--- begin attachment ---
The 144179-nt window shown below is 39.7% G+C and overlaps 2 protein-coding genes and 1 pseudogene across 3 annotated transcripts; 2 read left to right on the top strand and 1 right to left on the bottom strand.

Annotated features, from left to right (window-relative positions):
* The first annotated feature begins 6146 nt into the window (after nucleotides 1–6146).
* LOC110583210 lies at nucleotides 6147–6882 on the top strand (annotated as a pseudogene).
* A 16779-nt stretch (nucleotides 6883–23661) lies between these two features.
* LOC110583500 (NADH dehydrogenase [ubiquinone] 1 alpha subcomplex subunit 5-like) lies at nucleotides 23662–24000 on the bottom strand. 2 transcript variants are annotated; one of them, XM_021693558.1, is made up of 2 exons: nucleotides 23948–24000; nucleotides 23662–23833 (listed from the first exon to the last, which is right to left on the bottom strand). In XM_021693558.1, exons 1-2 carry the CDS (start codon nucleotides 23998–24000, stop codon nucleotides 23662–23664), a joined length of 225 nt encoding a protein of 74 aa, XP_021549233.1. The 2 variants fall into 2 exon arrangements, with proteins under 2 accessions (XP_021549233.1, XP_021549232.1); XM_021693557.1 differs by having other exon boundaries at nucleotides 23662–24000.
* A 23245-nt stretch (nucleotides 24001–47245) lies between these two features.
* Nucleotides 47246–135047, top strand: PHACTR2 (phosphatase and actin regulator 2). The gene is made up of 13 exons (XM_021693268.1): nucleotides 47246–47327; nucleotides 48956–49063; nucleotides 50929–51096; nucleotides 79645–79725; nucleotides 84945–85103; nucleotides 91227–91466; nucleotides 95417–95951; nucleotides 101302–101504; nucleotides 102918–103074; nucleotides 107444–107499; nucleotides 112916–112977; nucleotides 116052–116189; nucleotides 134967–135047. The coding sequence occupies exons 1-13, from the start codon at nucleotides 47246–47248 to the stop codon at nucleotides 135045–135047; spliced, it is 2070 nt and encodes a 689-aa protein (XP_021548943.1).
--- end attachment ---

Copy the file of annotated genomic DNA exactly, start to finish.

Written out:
The 144179-nt window shown below is 39.7% G+C and overlaps 2 protein-coding genes and 1 pseudogene across 3 annotated transcripts; 2 read left to right on the top strand and 1 right to left on the bottom strand.

Annotated features, from left to right (window-relative positions):
* The first annotated feature begins 6146 nt into the window (after nucleotides 1–6146).
* LOC110583210 lies at nucleotides 6147–6882 on the top strand (annotated as a pseudogene).
* A 16779-nt stretch (nucleotides 6883–23661) lies between these two features.
* LOC110583500 (NADH dehydrogenase [ubiquinone] 1 alpha subcomplex subunit 5-like) lies at nucleotides 23662–24000 on the bottom strand. 2 transcript variants are annotated; one of them, XM_021693558.1, is made up of 2 exons: nucleotides 23948–24000; nucleotides 23662–23833 (listed from the first exon to the last, which is right to left on the bottom strand). In XM_021693558.1, exons 1-2 carry the CDS (start codon nucleotides 23998–24000, stop codon nucleotides 23662–23664), a joined length of 225 nt encoding a protein of 74 aa, XP_021549233.1. The 2 variants fall into 2 exon arrangements, with proteins under 2 accessions (XP_021549233.1, XP_021549232.1); XM_021693557.1 differs by having other exon boundaries at nucleotides 23662–24000.
* A 23245-nt stretch (nucleotides 24001–47245) lies between these two features.
* Nucleotides 47246–135047, top strand: PHACTR2 (phosphatase and actin regulator 2). The gene is made up of 13 exons (XM_021693268.1): nucleotides 47246–47327; nucleotides 48956–49063; nucleotides 50929–51096; nucleotides 79645–79725; nucleotides 84945–85103; nucleotides 91227–91466; nucleotides 95417–95951; nucleotides 101302–101504; nucleotides 102918–103074; nucleotides 107444–107499; nucleotides 112916–112977; nucleotides 116052–116189; nucleotides 134967–135047. The coding sequence occupies exons 1-13, from the start codon at nucleotides 47246–47248 to the stop codon at nucleotides 135045–135047; spliced, it is 2070 nt and encodes a 689-aa protein (XP_021548943.1).